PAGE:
October 3, 2004
I was rather surprised at how much I liked Detective Craig Grogan as a witness during the Direct and Cross examinations. He was not at all defensive, as was Brocchini, and he genuinely seemed to have confidence in the integrity of his investigation. I noticed myself thinking, he's not such a bad cop. He answered all of Geragos' questions very politely and honestly, it seemed, even when he must have known the spectators and jurors would question his good judgment.
All that fell apart, however, on the Re-direct. It was back to smoke and mirrors, trying to cover up and make look good what obviously was very bad. I think DDA Fladager would have done the Prosecution's case more good if she had just said no more questions after Geragos' first round.
Fladager brought the courtroom to laughter when she had Grogan cast doubt on the integrity of a picture the Prosecution had provided the Defense through discovery. And, no matter how hard she tried, she couldn't veil the fallacies that led to this fiasco of a trial. Here are just a couple:
• Because all of the eye witnesses couldn't have seen Laci, none of them did.
Obviously, all of the eye witnesses that claimed to have seen Laci on the morning of the 24th couldn't have seen her because they had her in entirely different locations at the same time. But, that doesn't mean that none of them were legitimate sightings. With a missing person, every sighting should be investigated.
• Because the sightings weren't in the right time frame, they couldn't be Laci.
This inability to think out of the box may have cost Laci and Conner their lives. Did the MPD learn nothing from the Elizabeth Smart case? Every so often, the totally unexpected happens. How could they know for sure this wasn't such a time? How could they be so sure that Karen Servas finding McKenzie at 10:18 didn't have another explanation besides the one they gave it -- Laci was already dead.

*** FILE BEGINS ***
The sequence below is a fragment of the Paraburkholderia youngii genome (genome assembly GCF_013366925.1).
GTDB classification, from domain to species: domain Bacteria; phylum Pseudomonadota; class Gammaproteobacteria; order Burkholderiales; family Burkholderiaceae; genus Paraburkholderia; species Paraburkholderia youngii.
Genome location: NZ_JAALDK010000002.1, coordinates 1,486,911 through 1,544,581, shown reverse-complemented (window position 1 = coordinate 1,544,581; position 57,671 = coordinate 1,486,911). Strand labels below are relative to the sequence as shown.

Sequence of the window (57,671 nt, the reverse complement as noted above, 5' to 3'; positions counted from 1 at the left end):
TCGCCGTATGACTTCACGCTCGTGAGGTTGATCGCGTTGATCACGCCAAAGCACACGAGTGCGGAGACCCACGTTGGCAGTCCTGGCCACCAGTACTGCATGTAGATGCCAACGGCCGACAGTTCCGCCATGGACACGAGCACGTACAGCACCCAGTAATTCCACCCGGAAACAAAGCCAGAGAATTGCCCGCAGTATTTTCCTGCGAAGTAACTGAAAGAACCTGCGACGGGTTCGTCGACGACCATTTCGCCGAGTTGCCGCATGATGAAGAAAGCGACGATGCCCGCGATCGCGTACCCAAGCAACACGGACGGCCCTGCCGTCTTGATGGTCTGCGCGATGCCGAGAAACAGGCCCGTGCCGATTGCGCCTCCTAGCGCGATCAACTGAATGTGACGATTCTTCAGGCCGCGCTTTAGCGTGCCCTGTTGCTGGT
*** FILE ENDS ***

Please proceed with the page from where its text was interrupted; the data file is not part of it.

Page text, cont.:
Clearly the MPD made up their minds very quickly what happened -- Scott murdered Laci -- and then excluded anything that didn't support that conclusion.
• Failed theories were replaced by still more failed theories.
No one faults the MPD for initially looking long and hard at Scott, but how many theories must fail for lack of evidence before you give it up and conclude, hey, just maybe we're looking at the wrong person?
• Behavior observed in Scott was suspicious, but the same behavior observed in others was not.
Grogan had no choice but to note for the jury how many of the behaviors he thought suspicious in Scott were not suspicious in others. Going fishing on Christmas Eve: suspicious for Scott, not suspicious for Ron Grantski. Speaking of Laci in the past tense: suspicious for Scott, not suspicious for Brent Rocha. Correcting the past tense to present tense in the same sentence: suspicious for Scott, not suspicious for Sharon Rocha.
Grogan justified the suspicion towards Scott, saying there were many factors that came into play. But the fact of the matter is, they already thought Scott was guilty, and thus anything he did was suspicious to them. They had no evidence, all they had was behavior. To place such confidence in subjective interpretations of behavior is, to me, the height of arrogance.
Behavior can definitely be a confirming factor in a criminal investigation, but it should never be the sole substance of the case against an accused.